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1 The use of Heuristics in the Design of GPS Networks Peter Dare and Hussain Saleh School of Surveying University of East London Longbridge Road Dagenham, Essex, England Email: Peter@uel.ac.uk

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2 Topics u Aim u GPS Sessions and Schedule u Problem description u Formulation as a Travelling Salesman Problem u Examples u Simulated Annealing u Recommendations and conclusions

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3 Aim u To develop a method to determine the cheapest schedule given the sessions to be observed.

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4 GPS Session u For a GPS session 2 or more receivers observe simultaneously. u For a network we have a number of sessions. u With 2 receivers, 6 sessions required for this network. u List of sessions is a schedule.

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5 GPS Session u Sessions Required – A B – C B – C D – A D – A C – B D

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6 Sessions and Schedule Schedule: ab-ac-dc

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7 Problem Description u Given the list of sessions required, what is the optimum order of the sessions? u Need to define cost. u Cost can be defined, for example, by time of travel or shortest distance. u As optimum sought we aim to minimise the total cost incurred.

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8 One receiver problem u Classic Travelling Salesman Problem (TSP) of Operational Research (OR). u Solved using Branch-and-Bound algorithm in Turbo Pascal to make use of pointers. u Limitations: Only one receiver; starts and ends at a point. u Developments: 2 or more receivers; start and end at non-survey point; allow for more than one observing day.

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9 Example with one receiver Cost Matrix: A B C D A 0 5 6 3 B 5 0 4 1 C 6 4 0 3 D 3 1 3 0 Least-cost Solution: A-D-B-C-A Cost: 14 units Cost to move between B and C

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10 Two Receiver Problem u For 2 receivers, cost is maximum of individual movements if time is criteria. u For example, cost of changing from session AC to BD is: u A to B: 5 units C to D: 3 units u Total cost: 5 units. u If distance is criteria, sum costs (e.g., total 8 units).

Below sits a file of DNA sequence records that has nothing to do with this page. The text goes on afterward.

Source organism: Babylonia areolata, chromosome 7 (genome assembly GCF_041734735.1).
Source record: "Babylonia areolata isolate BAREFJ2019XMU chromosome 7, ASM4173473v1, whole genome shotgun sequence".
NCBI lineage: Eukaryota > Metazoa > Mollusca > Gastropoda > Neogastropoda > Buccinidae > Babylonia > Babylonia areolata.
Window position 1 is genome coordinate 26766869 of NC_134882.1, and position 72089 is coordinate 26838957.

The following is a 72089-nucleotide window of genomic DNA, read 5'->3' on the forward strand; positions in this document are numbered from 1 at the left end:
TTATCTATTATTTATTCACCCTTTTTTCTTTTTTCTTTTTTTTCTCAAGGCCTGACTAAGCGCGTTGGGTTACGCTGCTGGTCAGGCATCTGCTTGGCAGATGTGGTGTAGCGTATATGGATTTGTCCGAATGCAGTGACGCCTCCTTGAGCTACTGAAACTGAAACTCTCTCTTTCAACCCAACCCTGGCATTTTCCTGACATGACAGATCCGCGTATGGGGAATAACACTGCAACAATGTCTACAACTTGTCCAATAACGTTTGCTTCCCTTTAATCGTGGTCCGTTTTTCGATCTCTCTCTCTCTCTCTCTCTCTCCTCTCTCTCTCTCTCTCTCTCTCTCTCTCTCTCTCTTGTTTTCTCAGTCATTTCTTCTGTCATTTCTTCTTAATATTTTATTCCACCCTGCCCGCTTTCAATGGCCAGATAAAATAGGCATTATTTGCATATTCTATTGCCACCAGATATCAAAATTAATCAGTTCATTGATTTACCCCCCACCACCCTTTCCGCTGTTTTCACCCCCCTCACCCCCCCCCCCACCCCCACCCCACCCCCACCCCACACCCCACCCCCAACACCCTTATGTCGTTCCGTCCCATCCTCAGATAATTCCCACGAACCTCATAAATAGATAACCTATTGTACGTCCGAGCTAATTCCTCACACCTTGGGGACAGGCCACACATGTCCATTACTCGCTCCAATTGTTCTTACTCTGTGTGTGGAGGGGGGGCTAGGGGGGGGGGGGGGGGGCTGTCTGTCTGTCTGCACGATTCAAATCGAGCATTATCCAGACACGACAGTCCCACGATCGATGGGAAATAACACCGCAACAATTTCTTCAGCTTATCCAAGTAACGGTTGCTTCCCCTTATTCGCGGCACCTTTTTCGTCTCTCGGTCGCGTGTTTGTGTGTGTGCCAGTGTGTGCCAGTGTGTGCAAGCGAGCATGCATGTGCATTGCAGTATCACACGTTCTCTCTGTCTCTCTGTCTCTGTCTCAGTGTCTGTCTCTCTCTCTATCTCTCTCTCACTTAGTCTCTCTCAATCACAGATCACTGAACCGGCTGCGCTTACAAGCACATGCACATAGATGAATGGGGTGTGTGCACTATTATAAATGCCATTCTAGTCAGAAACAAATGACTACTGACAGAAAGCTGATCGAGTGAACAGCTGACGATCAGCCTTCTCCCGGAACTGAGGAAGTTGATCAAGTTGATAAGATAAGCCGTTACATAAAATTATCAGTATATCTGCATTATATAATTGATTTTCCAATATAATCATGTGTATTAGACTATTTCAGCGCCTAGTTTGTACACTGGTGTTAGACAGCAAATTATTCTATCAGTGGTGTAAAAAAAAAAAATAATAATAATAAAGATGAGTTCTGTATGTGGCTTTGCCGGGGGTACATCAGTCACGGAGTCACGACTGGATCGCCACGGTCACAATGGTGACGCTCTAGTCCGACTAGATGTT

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11 Two Receiver Problem u Need to allow reversal of sessions e.g., AC to DB. Cost is: u A to D: 3 units C to B: 4 units Total cost: 4 units. u However, now need to prevent receiver swaps. u For example, AC to CA. u Prevented by setting cost to infinity.

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12 Two receiver problem: example u Four sessions: AB-BC-CD-DA

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13 Solution to Two Receiver Problem u Modifications needed to standard TSP algorithm. u Solution (costing 9 units) is: –Rec. 1 A A D B A –Rec. 2 B D C C B u However, first and last sessions are duplicates! u Concept of base station needed.

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14 Further Developments u To incorporate base, introduce dummy point. u To allow observations over more than one working day: –Extra dummy points. –Connect dummy points.

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15 Example Survey - 1 u Cost matrix: 20*20 400 elements not shown here! u Observed schedule: u Rec. 1 Day 1: 2 2 1 Day 2: 2 3 5 6 6 u Rec. 2 Day 1: 3 4 4 Day 2: 1 4 4 5 3 u Total time: 180 minutes.

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16 Example Survey - 2 u Optimal schedule: u Rec. 1 Day 1: 1 1 2 2 Day 2: 3 4 6 6 u Rec. 2 Day 1: 2 4 4 3 Day 2: 4 5 5 3 u Total time: 173 minutes. u But large cost matrix needed: 20*20. u To work with larger networks, approximate solutions (heuristics) needed.

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17 Heuristics u Heuristics belong to the field of OR. u A Heuristic attempts to find near-optimal solutions in a reasonable amount of time. u The solution may be optimal but no guarantee. u Popular heuristics are: F Simulated annealing F Tabu search

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18 Simulated Annealing (SA) u ‘Annealing’ - the cooling of material in a heat bath. F Solid material F Heated past melting point F Cooled back to a solid F Structure of new solid depends upon cooling rate

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19 Application to Schedule Design - 1 No SA: u ‘Guess’ a schedule. u Change schedule to reduce cost. u Stop when no more improvements can be made. u Problem - local optimum often found - need global optimum.

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20 Local and global optimum Cost Start Global optimum Local optimum Iterations

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21 Application to Schedule Design - 2 With SA: u ‘Guess’ a schedule. u Change schedule to reduce cost. u Allow some ‘uphill’ moves climb out of local optimum. u Stop when no more improvements can be made global optimum (hopefully!)

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22 Recommendations and conclusions u Optimal solution obtainable for small networks. Heuristics for large networks. u Further development of non-optimal solutions: –simulated annealing; tabu search; genetic algorithms. u Incorporate with other aspects of network design.

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